It was wonderful. I didn’t do anything except for things for ME! Watched a movie, went shopping, went out for lunch, listened to my IPOD and enjoyed my alone time! We all need these days and should be sure to enjoy them from time to time!

I really enjoyed Clever Creative’s blog yesterday about sex with GG! Wow, how it made me really really miss Rebecca. Sex with Rebecca is (referring to one of my past blogs) SVFGDAmazing!!!!!!!!!! But what I think said the most on CCT’s blog were the blank lines…she is left speechless when with GG. I can never find the words to describe how wonderful I feel when with Rebecca. WOWWWWWWWWW!!!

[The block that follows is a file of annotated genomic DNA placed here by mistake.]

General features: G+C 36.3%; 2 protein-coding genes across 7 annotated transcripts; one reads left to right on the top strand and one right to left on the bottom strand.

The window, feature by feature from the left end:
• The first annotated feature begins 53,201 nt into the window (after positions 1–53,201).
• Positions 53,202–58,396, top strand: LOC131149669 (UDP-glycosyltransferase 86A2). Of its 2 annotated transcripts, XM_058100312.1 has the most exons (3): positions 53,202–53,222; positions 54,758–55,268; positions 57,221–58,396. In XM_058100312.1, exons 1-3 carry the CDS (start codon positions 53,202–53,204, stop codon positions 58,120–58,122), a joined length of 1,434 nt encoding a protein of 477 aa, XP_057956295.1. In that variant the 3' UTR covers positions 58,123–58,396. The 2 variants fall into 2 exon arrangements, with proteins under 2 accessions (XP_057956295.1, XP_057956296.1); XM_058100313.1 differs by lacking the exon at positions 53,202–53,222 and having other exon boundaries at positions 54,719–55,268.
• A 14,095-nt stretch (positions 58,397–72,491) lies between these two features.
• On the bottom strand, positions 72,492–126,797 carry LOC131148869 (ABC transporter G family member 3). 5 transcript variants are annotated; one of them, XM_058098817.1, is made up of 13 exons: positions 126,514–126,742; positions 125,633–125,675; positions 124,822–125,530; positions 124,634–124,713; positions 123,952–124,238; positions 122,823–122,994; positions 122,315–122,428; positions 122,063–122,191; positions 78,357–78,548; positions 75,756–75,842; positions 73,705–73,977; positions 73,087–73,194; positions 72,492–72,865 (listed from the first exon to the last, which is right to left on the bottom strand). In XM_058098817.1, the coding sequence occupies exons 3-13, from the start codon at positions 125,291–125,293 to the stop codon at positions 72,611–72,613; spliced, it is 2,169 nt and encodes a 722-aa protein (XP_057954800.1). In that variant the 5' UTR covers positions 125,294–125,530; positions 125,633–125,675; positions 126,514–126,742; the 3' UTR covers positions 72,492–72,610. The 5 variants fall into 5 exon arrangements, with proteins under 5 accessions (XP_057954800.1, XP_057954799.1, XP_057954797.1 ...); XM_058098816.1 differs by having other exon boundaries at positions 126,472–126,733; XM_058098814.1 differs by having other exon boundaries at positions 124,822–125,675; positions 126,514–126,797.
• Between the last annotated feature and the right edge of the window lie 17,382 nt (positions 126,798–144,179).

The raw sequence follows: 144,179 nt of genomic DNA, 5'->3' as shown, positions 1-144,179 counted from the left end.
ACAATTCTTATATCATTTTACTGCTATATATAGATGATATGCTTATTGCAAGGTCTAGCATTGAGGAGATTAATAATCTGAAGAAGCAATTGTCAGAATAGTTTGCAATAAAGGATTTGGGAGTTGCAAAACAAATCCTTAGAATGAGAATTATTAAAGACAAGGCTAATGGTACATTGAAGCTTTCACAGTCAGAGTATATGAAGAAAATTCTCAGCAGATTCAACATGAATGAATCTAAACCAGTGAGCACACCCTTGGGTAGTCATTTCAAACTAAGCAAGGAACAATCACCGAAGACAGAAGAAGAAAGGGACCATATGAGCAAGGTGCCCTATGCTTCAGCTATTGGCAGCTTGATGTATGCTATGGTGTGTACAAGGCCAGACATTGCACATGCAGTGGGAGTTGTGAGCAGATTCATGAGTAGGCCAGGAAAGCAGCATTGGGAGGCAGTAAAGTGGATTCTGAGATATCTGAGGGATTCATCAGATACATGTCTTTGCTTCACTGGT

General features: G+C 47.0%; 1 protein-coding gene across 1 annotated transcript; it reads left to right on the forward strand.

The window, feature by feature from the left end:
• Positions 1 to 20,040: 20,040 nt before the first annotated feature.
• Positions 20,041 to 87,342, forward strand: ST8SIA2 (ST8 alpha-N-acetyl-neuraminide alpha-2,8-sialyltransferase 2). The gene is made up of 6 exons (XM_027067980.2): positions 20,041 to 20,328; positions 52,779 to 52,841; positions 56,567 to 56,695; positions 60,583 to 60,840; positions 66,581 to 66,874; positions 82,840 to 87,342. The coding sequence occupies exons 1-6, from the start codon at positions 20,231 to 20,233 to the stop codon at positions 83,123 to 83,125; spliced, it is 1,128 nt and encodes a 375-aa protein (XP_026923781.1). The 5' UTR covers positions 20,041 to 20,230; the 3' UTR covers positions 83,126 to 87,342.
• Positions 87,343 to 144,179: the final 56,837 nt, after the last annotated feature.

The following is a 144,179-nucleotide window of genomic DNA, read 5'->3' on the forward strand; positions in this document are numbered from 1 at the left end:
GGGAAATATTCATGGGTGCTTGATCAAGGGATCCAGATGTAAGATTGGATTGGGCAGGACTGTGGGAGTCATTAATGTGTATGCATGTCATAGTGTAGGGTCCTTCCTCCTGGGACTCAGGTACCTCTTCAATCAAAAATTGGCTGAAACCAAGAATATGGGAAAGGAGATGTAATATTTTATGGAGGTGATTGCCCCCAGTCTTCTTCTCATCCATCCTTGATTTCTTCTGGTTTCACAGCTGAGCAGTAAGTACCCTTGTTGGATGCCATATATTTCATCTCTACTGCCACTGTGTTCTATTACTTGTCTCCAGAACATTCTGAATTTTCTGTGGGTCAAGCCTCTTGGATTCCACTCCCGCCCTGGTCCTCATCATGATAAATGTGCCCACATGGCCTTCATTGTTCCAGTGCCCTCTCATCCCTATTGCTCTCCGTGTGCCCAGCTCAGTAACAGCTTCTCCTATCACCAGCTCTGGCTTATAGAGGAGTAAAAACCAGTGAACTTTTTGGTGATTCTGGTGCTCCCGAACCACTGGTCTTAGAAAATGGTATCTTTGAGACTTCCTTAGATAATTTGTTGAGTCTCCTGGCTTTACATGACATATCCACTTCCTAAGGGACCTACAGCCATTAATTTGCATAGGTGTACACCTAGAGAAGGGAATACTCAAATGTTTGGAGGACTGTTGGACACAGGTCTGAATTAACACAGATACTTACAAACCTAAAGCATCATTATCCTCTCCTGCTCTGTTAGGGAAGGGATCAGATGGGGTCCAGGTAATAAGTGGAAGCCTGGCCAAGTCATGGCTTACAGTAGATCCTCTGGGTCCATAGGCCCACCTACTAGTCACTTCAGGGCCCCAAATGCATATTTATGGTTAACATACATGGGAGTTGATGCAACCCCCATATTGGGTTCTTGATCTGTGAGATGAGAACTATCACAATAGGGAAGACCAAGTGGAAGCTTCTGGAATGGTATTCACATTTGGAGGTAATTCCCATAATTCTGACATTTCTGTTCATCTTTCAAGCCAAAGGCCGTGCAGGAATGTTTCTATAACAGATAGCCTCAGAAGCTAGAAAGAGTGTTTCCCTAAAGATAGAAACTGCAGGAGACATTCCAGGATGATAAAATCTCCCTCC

So today I was back to work and my regular routine, at least it was a busy day at work and went by quickly. I did have the pleasure tonight of driving my daughter and 4 of her friends around. What an eye opening car ride, listening to 5 fifteen year olds talk about boys and going to the formal and what is going on between this boy and that girl. It was all I could do at one point not to hyperventilate, LOL. I did think about telling them to stick with their girlfriends, they will be much happier in the long run…but of course I didn’t. I have been lucky to this point as my daughter has been so busy with lacrosse and field hockey and her love for the Jonas Brothers that there isn’t much time left over for those “regular” boys! I’m thinking maybe I should keep a paper bag handy for the next car ride with the girls!

Really all I am doing these days is counting down the days until I am going to be with Rebecca again….17 days!!! I CAN’T WAIT!!!

Sunday, April 12, 2009